The Best Animated Series Of All Time—Ranked

Animated shows have come a long way since “Crusader Rabbit” debuted on TV nearly 70 years ago. What started out as programming that was almost exclusively aimed at children has turned into a dramatic artform that people of all ages enjoy.

From heavyweight dramas to silly comedies, there have been animated series pushing the envelope of TV storytelling for decades, especially in the past 30 years. Using ratings from viewers at IMDb and professional critics at Rotten Tomatoes, we came up with an average score and ranked the best animated shows in TV history. We also gave some bonus points for originality and influence, so it’s not purely a numbers game.

Where did your favorite animated series land on our list of the all-time greats?

#30 — ‘Æon Flux’ (1991-1995)

MTV was one of the first American cable networks to embrace animation for adults and, before hit shows like “Beavis and Butt-Head” and “Daria” made us laugh, “Æon Flux” blew our minds. The show’s run was very short — only 16 total episodes aired between 1991 and 1995 — but it left a lasting impression on anyone who watched. The series followed a secret agent, named Æon Flux, in the distant future. It was heavy on style and often difficult to follow but the animation, spearheaded by creator Peter Chung, was more like something you’d see in an artsy comic book than the stuff you’d see on TV.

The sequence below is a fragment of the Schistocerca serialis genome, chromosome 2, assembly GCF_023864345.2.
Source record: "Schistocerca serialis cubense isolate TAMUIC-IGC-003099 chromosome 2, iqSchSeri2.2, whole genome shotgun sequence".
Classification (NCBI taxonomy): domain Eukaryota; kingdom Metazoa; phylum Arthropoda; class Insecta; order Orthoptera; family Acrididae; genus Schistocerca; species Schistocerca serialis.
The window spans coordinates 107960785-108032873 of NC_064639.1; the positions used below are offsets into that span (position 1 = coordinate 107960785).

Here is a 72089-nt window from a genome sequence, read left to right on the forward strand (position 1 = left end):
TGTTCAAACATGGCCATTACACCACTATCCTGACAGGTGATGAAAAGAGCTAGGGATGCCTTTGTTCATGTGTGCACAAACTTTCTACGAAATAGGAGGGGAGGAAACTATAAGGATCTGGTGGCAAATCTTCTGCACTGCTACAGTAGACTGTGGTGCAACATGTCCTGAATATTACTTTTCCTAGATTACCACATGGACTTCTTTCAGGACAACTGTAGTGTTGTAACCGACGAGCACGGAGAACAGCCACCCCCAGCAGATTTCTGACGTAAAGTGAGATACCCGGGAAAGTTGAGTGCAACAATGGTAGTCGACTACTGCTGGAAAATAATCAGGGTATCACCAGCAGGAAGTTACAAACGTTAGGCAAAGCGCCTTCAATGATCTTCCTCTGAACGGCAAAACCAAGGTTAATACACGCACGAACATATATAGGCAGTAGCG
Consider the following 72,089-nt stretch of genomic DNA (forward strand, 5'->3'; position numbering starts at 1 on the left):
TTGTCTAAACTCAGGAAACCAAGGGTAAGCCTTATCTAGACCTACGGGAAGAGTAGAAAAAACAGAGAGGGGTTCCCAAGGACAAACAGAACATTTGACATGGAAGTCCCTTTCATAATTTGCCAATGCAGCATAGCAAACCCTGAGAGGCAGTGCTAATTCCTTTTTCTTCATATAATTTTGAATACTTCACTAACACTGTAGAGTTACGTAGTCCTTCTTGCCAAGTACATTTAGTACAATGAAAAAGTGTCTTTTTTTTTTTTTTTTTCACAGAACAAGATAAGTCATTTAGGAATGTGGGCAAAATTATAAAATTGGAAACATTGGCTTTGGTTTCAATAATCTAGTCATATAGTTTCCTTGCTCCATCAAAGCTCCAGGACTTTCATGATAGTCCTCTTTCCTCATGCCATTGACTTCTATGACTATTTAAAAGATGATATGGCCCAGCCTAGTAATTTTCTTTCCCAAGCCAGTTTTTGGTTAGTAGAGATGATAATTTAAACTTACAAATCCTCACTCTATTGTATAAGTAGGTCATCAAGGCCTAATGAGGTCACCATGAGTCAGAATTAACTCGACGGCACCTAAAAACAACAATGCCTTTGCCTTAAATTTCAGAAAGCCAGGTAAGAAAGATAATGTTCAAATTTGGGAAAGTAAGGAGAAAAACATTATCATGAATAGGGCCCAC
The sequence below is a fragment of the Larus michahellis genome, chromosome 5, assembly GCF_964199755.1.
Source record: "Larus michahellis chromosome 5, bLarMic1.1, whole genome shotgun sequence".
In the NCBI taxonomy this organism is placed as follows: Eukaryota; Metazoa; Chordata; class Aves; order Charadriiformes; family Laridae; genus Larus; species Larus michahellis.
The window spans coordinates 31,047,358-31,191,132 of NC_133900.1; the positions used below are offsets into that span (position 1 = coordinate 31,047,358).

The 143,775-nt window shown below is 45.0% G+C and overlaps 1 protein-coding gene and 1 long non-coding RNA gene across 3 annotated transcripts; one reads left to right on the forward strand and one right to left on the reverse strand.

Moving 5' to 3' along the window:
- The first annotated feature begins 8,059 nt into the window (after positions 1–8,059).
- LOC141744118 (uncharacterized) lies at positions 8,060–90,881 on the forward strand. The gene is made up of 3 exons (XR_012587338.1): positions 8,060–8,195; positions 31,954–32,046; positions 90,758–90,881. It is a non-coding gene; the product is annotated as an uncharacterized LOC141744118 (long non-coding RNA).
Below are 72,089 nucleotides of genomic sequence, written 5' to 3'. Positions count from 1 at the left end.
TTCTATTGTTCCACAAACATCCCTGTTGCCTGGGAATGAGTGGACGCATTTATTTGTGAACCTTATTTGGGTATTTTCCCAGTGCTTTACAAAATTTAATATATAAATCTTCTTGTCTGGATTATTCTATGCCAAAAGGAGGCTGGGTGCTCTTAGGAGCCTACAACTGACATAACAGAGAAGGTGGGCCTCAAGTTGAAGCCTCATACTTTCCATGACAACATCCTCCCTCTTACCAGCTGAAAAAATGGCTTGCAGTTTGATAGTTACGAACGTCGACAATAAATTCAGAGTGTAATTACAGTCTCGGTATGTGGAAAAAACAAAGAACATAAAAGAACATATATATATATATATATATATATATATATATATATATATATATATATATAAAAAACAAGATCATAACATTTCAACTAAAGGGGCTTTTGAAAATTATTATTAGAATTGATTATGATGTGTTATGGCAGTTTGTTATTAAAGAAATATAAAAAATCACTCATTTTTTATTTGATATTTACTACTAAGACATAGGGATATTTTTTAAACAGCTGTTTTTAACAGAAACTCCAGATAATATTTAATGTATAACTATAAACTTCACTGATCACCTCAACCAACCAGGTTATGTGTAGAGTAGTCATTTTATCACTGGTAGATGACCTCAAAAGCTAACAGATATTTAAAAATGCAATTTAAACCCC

#29 — ‘Bob’s Burgers’ (2011-Present)

Of Fox’s blockbuster animated lineup, “Bob’s Burgers” has been the unquestioned king of acclaim for nearly a decade. While shows like “Family Guy” and “The Simpsons” get more press, this sitcom about a family who runs a hamburger restaurant is the one critics have been fawning over for years. The show’s outstanding voice cast is one of its highlights, counting comics like H. Jon Benjamin, Eugene Mirman, Dan Mintz and Kristen Schaal among its players. This isn’t the last show on our list created by animator Loren Bouchard.

#28 — ‘Animaniacs’ (1993-1998)

If you ask someone who grew up in the ’90s about the cartoons of their childhood, they’ll probably bring up “Animaniacs.” This zany (to the max) show was produced by Steven Spielberg and created by animator Tom Ruegger, who has another legendary show on this list. “Animaniacs” followed Yakko, Wakko and Dot, three siblings who lived in the water tower on the Warner Bros. Studio lot. The series was pop culture-obsessed and had no set-in-stone format, making it a blast for kids who loved energetic comedy.

#27 — ‘Clone High’ (2002-2003)